If you have a fully paid-up or current life insurance policy that no longer serves your estate planning goals, you may irrevocably transfer ownership of the policy to NOMA. As a result of transferring the policy to NOMA, you will be entitled to an immediate income tax deduction. If you continue to pay the premiums on life insurance donated to NOMA, you will receive an income tax deduction for the year in which the premiums are paid.

Gifts of Real Estate

If you have owned your home or other real estate for a long period of time, it is likely significantly increased in value. By gifting the property to NOMA, you are eligible for an income tax deduction of the fair market value of the property. Gifting the property to NOMA allows you to avoid all capital gains tax you would incur if you sold the property while also allowing you to remove the property from your taxable estate.

You can also transfer property to NOMA and keep the right to live in and use the property for your lifetime. You will be entitled to an income tax deduction based on your life expectancy and the value of the property.

Gifts of Art

Most gifts of art qualify for an income tax deduction based on their fair market value on the date of the gift. In order to qualify, you must have owned the work of art for at least one year. The income tax deduction for gifts of art are subject to the 30% of adjusted gross income limitation. If there is any excess deduction remaining, the excess may be deducted on your tax return up to five years after the year of the gift.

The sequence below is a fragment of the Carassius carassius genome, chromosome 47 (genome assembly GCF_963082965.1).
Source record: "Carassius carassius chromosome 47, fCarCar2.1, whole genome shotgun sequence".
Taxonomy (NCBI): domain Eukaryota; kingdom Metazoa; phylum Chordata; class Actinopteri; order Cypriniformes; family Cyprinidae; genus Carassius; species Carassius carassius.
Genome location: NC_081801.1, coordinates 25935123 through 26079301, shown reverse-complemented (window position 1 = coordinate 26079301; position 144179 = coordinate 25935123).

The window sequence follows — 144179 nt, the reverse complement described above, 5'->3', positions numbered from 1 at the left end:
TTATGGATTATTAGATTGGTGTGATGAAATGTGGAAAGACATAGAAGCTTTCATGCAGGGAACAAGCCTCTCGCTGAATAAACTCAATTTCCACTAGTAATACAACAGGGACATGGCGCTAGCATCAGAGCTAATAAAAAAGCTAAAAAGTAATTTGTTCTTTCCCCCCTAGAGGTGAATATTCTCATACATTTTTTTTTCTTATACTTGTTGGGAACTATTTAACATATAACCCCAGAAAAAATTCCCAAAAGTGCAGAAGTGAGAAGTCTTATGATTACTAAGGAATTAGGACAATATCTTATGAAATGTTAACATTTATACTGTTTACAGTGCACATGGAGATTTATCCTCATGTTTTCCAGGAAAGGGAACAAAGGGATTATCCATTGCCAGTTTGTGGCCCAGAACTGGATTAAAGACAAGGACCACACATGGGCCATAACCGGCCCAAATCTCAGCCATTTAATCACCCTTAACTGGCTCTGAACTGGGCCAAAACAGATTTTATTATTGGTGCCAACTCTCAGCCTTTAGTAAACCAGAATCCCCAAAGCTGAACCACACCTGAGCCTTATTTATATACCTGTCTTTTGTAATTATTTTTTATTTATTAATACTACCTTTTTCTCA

If you leave a work of art to the museum upon your death, your executor may deduct the value of the artwork from your taxable estate.

Exceptions for Deductions of Art

For artists, or for those who own a work of art as a gift from an artist, the deduction is limited to the cost of the artist’s materials. If a work of art is received from an artist by bequest, one may deduct the fair market value of the work of art. Art dealers are limited to a deduction based on the art’s value as inventory.

Related Use Rule

The IRS scrutinizes gifts to ensure that they are used in a related manner, and the actual, not the intended, use will determine whether property is put to a related use. This means that the donated property must be of a type normally retained and exhibited by NOMA. If the donated property does not satisfy the related use rule, all of the appreciated value of the donated property object will be lost as a charitable deduction.

Appraisal Rules

If all the gifts of art you give in one year have an aggregate value of more than $5,000, an independent qualified appraiser must place a value on the gifts.

If you give artwork that is valued at more than $20,000, you must have a separate qualified written appraisal of the donated property from an independent qualified appraiser, and the appraisal must be attached to Form 8283 when it is submitted to the IRS.

Gifts of fractional interests in artwork are also possible, though new rules govern them and require careful study for donors who are not yet ready to part with full ownership of their artwork.